For most people, being able to stand and walk freely is something they often take for granted. It takes minimal effort, and it’s just a reflex. What would your world look like if suddenly your ability to walk was taken from you? Portland Police Officer Paul Meyer saw exactly what life was like after being injured on the job. He also, years after being paralyzed in a terrible accident, learned to use technology to walk again to accept the biggest promotion of his career.
Meyer was injured when a tree fell onto an ATV he was riding during a training exercise four years ago. While he has recovered enough to return to work with the Portland Police Department, the accident left him paralyzed from the waist down. The injury meant many changes for Meyer, but this did not change his desire to work for the Police Department.
Meyer joined the ranks of officers at the age of 22. He enjoyed lots of success with the force and quickly moved into a tactical role. In 2012, he was training on an ATV when the unthinkable occurred. According to a report about the initial injury:
“The top half of a tree the size of a telephone pole snapped in the wind and smashed onto the top of his helmet and back with incredible force. The impact crushed his spine. Surgeons eventually pieced it back together but the nerves were shot. He’d never walk again.”
Meyer spent 51 days in the hospital and from day one he was supported by his brothers and sisters on the force. Throughout the extended hospital stay, a police guard was standing outside of his room around the clock. Some days they were a silent support system and others they were a motivational piece to push Meyer in his physical therapy. Meyer spent countless hours in rehab attempting to regain some of his abilities; he described one session as:
“Day 15, I tried to go through my first therapy session and I couldn’t make it. I couldn’t make it through. Couldn’t make it through any of it. It just tore me up and I remember the next day calling my wife, bawling. Going, ‘I can’t, I don’t know what I’m going to do. I don’t know how I’m going to work this?’ And she said, ‘Who is outside? Call them in! I’m on the way.’”
The officer convinced Meyer to ease up, to forget his old fit self, and focus on progress over the next year.
“I was never alone. Even through my whole stay in the hospital. I was there 51 days,” he said.”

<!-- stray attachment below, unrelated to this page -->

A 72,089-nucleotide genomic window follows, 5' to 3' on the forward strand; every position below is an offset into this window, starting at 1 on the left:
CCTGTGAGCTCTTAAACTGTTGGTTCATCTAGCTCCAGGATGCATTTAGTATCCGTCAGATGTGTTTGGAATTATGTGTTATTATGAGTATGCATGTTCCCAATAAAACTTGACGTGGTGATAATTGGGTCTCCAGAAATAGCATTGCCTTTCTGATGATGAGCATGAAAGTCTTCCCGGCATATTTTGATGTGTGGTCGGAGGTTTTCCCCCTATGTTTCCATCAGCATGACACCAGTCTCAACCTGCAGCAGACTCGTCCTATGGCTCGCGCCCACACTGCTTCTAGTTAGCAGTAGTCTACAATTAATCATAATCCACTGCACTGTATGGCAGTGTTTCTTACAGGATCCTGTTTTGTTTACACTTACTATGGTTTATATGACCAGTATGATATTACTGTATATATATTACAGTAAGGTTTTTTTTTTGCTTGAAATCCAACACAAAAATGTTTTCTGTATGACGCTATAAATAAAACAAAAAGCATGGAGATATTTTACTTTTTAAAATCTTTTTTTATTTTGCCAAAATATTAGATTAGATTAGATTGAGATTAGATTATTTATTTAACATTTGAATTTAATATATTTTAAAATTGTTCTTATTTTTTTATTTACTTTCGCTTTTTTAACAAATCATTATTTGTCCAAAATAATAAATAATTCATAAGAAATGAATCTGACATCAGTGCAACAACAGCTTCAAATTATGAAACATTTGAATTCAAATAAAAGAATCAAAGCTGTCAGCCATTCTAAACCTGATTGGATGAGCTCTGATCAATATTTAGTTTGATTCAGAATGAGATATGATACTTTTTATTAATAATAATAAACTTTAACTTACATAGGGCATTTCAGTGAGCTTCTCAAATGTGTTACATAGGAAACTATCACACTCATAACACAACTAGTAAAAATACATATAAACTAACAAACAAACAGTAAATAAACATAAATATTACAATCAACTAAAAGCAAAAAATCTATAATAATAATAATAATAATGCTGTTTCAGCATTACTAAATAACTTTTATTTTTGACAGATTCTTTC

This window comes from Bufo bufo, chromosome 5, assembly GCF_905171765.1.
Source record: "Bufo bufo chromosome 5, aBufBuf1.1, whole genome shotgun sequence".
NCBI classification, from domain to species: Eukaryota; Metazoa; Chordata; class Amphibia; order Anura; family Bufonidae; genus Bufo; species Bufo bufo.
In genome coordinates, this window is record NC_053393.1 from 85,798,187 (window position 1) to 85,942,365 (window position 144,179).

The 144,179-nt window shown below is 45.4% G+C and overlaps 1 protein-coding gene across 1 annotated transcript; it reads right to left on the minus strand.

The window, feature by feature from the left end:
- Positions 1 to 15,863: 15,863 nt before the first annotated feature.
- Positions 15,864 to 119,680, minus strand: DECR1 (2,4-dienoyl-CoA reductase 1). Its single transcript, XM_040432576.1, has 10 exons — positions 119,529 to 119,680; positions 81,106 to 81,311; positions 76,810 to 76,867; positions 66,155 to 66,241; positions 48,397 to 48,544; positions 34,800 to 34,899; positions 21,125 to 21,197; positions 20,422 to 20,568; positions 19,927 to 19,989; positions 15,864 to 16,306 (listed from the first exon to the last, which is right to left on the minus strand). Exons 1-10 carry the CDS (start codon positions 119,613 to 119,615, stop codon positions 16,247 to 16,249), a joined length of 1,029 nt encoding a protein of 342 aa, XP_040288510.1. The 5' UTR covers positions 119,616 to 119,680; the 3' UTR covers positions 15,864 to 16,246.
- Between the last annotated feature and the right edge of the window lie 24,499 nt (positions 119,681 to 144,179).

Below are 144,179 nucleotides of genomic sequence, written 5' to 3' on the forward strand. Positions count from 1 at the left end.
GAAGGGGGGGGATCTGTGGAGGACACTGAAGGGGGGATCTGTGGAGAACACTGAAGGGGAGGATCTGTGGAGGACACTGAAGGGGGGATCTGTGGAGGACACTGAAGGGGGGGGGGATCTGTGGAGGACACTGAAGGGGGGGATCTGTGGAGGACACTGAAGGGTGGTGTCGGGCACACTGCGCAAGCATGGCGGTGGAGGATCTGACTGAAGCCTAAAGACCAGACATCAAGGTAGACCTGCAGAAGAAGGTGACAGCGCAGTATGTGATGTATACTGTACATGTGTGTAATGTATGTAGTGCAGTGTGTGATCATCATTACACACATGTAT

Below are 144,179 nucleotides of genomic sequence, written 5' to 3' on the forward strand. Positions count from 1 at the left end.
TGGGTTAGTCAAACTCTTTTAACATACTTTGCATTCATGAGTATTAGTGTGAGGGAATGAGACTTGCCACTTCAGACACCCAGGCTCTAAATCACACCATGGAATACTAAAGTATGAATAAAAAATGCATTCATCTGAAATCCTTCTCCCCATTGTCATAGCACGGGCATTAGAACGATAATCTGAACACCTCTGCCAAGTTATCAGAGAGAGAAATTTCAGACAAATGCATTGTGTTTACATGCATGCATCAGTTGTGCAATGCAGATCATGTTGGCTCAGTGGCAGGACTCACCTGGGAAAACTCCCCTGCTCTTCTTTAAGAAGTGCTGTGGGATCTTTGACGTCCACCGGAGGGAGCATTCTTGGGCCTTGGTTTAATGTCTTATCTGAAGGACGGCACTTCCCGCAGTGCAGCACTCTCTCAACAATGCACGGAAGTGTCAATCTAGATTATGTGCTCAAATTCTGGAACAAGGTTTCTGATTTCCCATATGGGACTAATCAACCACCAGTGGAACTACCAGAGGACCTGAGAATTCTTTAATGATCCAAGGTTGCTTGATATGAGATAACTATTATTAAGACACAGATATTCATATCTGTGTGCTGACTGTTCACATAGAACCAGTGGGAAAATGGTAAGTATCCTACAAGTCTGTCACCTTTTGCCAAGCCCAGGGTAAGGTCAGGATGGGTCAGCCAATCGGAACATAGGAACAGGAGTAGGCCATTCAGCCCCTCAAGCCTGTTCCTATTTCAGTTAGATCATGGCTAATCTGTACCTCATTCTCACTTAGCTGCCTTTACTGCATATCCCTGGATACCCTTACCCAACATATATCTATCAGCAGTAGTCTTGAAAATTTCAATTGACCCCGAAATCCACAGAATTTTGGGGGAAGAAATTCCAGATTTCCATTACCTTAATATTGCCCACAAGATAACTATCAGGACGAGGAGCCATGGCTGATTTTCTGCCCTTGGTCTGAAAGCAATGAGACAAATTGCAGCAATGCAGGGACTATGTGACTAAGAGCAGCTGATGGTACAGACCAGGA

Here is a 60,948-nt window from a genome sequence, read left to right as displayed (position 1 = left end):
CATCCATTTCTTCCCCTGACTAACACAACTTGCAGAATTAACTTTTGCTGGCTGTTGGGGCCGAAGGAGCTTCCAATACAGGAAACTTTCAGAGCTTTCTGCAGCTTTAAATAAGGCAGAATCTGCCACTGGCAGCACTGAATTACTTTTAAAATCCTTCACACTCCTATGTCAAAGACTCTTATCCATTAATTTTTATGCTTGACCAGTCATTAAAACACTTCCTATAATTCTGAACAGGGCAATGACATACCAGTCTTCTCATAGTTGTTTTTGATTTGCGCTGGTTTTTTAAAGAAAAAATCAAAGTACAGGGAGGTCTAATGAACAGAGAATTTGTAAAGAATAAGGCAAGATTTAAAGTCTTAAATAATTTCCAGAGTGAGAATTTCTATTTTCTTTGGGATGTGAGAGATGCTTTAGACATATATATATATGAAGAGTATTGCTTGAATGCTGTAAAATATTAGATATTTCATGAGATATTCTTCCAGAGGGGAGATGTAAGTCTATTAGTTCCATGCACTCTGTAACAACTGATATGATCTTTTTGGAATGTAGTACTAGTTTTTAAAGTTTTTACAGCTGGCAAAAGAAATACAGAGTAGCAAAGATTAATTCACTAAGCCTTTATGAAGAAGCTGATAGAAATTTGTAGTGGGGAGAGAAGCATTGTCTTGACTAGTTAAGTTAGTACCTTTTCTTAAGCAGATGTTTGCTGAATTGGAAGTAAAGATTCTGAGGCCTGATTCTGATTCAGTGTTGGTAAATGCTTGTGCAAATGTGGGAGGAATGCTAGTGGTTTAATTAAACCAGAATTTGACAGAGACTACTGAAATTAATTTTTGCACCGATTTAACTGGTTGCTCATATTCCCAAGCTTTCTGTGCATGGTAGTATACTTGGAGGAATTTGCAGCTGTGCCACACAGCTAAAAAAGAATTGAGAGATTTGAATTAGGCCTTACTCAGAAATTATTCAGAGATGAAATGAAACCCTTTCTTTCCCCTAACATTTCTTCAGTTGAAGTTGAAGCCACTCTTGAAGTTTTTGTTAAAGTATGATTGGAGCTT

The injured officer was able to regain enough strength to return to work. With the support of his family, and coworkers, Meyer joined the Professional Standards Division. This is the part of the force that deals with officers that have had too many complaints or concerns over using too much force.
Even though his field work was not longer an option, Meyer quickly adapted to the new position and recently was up for a promotion. Part of the typical ceremony to be promoted is standing to receive the award and participating in the ceremony.
Meyer uses a wheelchair for mobility, but in this case, he was determined to stand to receive his promotion. This amazing task was not easy, it was a result of many hours of physical training, research about the medical equipment he might be able to use to stand and a training program to become certified to use the device.
“ReWalk is a wearable robotic exoskeleton that provides powered hip and knee motion to enable individuals with spinal cord injury (SCI) to stand upright, walk, turn, and climb and descend stairs*. ReWalk is the first exoskeleton to receive FDA clearance for personal and rehabilitation use in the United States.”
Just as Meyer fought to recover from the injury that took him off the job for many months, he also struggled to be able to do something as simple as walk across the stage and stand to receive his promotion. While the ceremony alone was pretty typical, the fact that the audience was standing room only filled with many members of Meyer’s family and co-workers showed how many shared in this fantastic event. Many tears were shed that afternoon as everyone watched silently as the ReWalk hummed and worked to support Meyer as he did complete what he set out to do. He was able to walk and stand proudly with a firm handshake as he was awarded the promotion.